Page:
One month has passed since the U.S. healthcare system overcame a historical milestone with the conversion from billing ICD-9-CM to ICD-10-CM. Although the transition to ICD-10 had a major impact on coding operations, its far-reaching tentacles go beyond coding alone and are deeply rooted in the entire revenue cycle. There is room to criticize the new codeset, but don’t be so jaded by the transition of ICD-10 to think it’s the only effect on the revenue cycle management. If we take a closer look, we see that this is something we have been struggling with since long before the introduction of ICD-10.
So what is the revenue cycle? It’s defined as, “All administrative and clinical functions that contribute to the capture, management and collection of patient service revenue.”1 Multiple functions included in the revenue cycle have to be performed at optimal levels by everyone in the practice, involving providers, managers and staff. Everyone providing patient contact should understand their role in the revenue cycle and reimbursement. Relevant areas include:
- Front end (scheduling, patient intake, registration, eligibility, benefits);
- Providers (physicians, nurses, other ancillary staff);
- Coding and billing (charge entry, coders, billers, practice managers); and
- Back end (payment posting, accounts receivable, prior authorizations, denials and appeals).
Understanding and analyzing key areas of the practice will help with resolving issues and encourage proper communication across departments to alleviate the administrative hurdles in charge capturing and revenue cycle management. Communication is a major component in shrinking any revenue leakage in the practice.
Although there are many reasons for a rejection or a denial, these lead to issues with a practice’s revenue cycle & its bottom line.
Understanding the Front End
Broad categories of the front-end role in the revenue cycle include scheduling, precertification, preregistration, patient co-pay/co-insurance and registration. The revenue cycle begins at scheduling and has a major effect on the next steps in collecting patient demographics and insurance information. Front-end staff should understand what information must be collected at scheduling for patient eligibility, medical necessity and payer-specific reimbursement policy verification as part of the process in submitting a clean claim for timely reimbursement. Because front-end staff members are not intimately involved in handling denials due to incorrect patient information, there should be a process of communicating the data in an effort to correct the problem and improve the process.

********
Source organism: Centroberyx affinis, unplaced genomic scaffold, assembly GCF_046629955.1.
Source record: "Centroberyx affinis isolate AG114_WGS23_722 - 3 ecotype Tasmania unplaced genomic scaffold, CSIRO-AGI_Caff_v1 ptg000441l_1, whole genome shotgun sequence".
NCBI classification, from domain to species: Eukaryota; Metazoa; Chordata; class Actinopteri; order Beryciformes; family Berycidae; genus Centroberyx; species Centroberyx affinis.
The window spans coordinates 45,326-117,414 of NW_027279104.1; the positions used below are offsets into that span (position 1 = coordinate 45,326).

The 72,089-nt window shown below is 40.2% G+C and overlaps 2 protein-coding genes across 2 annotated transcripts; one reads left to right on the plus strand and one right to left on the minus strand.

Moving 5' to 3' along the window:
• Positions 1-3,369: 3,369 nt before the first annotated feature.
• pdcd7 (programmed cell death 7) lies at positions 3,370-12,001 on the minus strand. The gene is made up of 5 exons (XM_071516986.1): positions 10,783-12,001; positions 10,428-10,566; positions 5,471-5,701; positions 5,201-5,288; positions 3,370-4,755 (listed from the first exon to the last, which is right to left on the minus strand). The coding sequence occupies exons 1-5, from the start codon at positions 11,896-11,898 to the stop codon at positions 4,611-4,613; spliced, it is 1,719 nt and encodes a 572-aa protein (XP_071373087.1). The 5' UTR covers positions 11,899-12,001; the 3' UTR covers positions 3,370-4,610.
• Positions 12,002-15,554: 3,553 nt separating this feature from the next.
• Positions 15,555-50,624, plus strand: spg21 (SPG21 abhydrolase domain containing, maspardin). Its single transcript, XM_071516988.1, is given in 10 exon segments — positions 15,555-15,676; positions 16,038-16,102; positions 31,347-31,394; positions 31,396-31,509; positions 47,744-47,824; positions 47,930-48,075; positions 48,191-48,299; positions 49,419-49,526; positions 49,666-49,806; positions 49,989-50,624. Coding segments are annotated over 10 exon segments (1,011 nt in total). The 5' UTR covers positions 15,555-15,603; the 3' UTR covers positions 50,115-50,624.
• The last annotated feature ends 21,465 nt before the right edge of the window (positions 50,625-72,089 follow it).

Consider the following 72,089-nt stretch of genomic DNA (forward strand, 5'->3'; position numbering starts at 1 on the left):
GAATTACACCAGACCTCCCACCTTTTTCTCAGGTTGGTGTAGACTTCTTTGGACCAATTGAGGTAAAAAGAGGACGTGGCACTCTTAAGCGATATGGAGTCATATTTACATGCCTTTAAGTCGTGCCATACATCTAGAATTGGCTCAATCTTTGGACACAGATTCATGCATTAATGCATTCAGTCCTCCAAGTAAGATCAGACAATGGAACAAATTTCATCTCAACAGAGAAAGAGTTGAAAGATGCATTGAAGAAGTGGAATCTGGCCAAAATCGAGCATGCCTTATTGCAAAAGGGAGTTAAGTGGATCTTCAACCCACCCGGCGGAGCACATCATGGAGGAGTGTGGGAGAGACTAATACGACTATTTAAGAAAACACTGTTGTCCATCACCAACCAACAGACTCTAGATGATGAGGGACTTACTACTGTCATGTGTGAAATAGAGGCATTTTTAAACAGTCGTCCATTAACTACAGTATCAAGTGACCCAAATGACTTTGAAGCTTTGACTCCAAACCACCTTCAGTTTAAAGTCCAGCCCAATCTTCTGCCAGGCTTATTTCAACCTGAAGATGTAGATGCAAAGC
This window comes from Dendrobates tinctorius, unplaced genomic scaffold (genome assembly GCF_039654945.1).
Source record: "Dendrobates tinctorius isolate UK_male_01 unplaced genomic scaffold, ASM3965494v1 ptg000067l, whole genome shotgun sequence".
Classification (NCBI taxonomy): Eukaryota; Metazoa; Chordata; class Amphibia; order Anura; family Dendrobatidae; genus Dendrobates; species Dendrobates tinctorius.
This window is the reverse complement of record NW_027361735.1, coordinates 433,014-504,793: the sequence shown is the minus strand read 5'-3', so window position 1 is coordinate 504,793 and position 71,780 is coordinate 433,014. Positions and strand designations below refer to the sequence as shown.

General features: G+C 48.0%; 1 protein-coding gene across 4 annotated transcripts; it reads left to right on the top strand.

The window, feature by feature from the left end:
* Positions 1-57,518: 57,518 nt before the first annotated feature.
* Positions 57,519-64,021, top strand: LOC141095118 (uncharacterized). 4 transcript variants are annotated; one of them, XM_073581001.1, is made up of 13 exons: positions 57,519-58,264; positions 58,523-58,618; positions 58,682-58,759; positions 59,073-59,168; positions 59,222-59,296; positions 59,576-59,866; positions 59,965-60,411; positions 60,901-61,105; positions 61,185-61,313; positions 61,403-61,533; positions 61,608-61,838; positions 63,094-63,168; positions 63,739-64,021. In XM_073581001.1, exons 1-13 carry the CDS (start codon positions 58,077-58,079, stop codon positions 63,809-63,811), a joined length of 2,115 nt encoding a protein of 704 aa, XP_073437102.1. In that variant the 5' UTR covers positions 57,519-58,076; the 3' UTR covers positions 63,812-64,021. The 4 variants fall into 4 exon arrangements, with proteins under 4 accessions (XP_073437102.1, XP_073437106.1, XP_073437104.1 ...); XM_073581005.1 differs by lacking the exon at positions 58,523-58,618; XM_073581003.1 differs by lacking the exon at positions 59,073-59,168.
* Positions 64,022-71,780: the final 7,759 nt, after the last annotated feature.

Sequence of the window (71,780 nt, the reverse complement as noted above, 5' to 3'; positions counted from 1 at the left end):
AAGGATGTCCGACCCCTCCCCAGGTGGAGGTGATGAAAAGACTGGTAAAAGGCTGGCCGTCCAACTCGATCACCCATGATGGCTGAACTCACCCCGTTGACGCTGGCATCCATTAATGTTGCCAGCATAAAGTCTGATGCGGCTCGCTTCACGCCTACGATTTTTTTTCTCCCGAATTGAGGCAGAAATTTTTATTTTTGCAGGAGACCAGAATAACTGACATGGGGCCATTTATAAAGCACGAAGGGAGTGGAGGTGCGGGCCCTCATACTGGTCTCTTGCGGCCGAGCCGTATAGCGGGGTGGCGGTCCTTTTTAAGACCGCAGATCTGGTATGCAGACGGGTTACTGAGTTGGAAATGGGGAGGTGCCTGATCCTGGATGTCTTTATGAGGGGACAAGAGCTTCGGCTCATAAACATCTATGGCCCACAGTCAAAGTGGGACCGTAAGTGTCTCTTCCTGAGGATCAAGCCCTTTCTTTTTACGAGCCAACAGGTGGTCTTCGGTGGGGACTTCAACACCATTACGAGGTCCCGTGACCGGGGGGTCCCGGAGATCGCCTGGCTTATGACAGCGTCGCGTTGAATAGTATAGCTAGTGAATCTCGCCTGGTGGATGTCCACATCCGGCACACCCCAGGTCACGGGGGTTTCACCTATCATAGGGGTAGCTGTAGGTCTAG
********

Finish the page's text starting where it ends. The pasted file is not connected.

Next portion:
Another key area to address for front-end staff is upfront collections, because there continue to be missed opportunities to collect on patient liability. Post-insurance balances are a big component of medical practice bad debt. Front-end staff should have a clear understanding of patient responsibility for out-of-pocket expenses, co-pay and co-insurance, which should be collected at the time of service.
The Middle Man
Clinical staff play an important role in charge capturing and reconciliation, because they have the knowledge of the services rendered and are the best resource to validate the charges. Also, understanding the new code list and the documentation required by providers to be able to reach a valid code will have an impact on billing a clean claim. Clinical documentation improvement plays a vital role in ensuring that physicians have the right tools at hand to document effectively and not hold up claims in the system due to physician querying for accurate coding. It’s important to note that this is needed for the coding specificity to ensure accurate coding and minimize any rejections or denials. Practices should have a solid communication plan in place for training and educating the providers on how to document to get the most specific code and all other coding changes that will affect how claims are billed. One proactive approach in assisting providers with capturing the most accurate information is utilizing tools in the electronic medical record to give prompts or coding notes for certain diagnoses or procedures.